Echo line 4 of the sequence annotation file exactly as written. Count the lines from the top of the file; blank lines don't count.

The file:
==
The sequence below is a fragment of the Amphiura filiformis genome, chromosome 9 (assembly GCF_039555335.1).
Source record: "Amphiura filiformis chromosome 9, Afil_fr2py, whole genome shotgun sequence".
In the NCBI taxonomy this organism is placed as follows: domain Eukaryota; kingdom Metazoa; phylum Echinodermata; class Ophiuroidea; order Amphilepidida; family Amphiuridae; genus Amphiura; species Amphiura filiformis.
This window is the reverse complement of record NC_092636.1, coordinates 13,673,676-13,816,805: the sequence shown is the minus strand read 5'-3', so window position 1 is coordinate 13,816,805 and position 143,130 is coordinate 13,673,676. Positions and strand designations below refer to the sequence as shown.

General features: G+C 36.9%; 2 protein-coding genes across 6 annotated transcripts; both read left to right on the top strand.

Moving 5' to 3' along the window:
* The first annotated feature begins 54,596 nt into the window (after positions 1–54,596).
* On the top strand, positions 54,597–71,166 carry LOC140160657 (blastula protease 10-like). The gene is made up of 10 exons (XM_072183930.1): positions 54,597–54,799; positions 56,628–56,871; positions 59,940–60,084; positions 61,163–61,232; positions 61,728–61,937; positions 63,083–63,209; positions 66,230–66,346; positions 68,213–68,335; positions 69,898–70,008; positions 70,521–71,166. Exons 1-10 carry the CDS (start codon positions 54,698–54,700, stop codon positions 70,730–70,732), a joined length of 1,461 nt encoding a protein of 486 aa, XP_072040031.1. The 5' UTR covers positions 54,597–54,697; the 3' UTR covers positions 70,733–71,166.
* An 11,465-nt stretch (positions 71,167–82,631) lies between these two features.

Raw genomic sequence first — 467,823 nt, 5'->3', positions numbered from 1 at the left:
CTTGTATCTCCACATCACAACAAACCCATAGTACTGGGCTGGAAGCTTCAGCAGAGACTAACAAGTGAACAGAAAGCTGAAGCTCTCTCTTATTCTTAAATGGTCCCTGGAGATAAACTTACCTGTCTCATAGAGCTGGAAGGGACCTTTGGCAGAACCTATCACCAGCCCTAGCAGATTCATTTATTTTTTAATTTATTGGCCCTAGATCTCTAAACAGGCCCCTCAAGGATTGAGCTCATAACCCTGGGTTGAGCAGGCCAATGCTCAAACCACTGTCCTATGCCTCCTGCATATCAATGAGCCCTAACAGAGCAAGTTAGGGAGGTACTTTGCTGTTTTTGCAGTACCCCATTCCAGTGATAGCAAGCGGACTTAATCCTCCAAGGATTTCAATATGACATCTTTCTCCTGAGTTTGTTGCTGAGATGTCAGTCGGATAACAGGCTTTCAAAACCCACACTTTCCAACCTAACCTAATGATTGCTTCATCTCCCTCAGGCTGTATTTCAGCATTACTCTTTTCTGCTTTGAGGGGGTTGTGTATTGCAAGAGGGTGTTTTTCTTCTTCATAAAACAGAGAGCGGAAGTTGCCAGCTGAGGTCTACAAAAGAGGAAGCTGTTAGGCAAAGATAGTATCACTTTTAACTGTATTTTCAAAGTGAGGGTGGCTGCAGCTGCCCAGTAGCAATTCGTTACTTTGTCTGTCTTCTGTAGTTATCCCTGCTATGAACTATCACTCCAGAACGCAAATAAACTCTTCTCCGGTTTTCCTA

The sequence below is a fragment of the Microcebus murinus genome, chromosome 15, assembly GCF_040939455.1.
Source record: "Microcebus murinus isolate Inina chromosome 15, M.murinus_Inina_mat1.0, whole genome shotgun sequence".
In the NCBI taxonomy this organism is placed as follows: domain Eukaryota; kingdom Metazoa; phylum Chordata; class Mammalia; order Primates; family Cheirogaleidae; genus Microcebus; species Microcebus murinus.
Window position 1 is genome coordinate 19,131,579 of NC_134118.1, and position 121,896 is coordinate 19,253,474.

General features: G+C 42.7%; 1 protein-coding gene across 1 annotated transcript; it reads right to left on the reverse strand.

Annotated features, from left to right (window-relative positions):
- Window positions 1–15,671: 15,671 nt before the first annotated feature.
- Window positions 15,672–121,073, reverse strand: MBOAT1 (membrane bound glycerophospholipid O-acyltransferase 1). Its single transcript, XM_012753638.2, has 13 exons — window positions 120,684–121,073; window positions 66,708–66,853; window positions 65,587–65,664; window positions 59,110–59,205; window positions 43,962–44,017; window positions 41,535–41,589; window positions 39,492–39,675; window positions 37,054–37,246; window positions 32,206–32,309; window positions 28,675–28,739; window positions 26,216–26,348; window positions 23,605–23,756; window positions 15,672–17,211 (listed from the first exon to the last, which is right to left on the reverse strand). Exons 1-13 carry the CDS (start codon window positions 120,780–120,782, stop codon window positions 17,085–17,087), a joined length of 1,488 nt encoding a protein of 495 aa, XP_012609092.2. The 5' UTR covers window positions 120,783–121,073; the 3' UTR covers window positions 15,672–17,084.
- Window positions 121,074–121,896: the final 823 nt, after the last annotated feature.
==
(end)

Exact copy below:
This window is the reverse complement of record NC_092636.1, coordinates 13,673,676-13,816,805: the sequence shown is the minus strand read 5'-3', so window position 1 is coordinate 13,816,805 and position 143,130 is coordinate 13,673,676. Positions and strand designations below refer to the sequence as shown.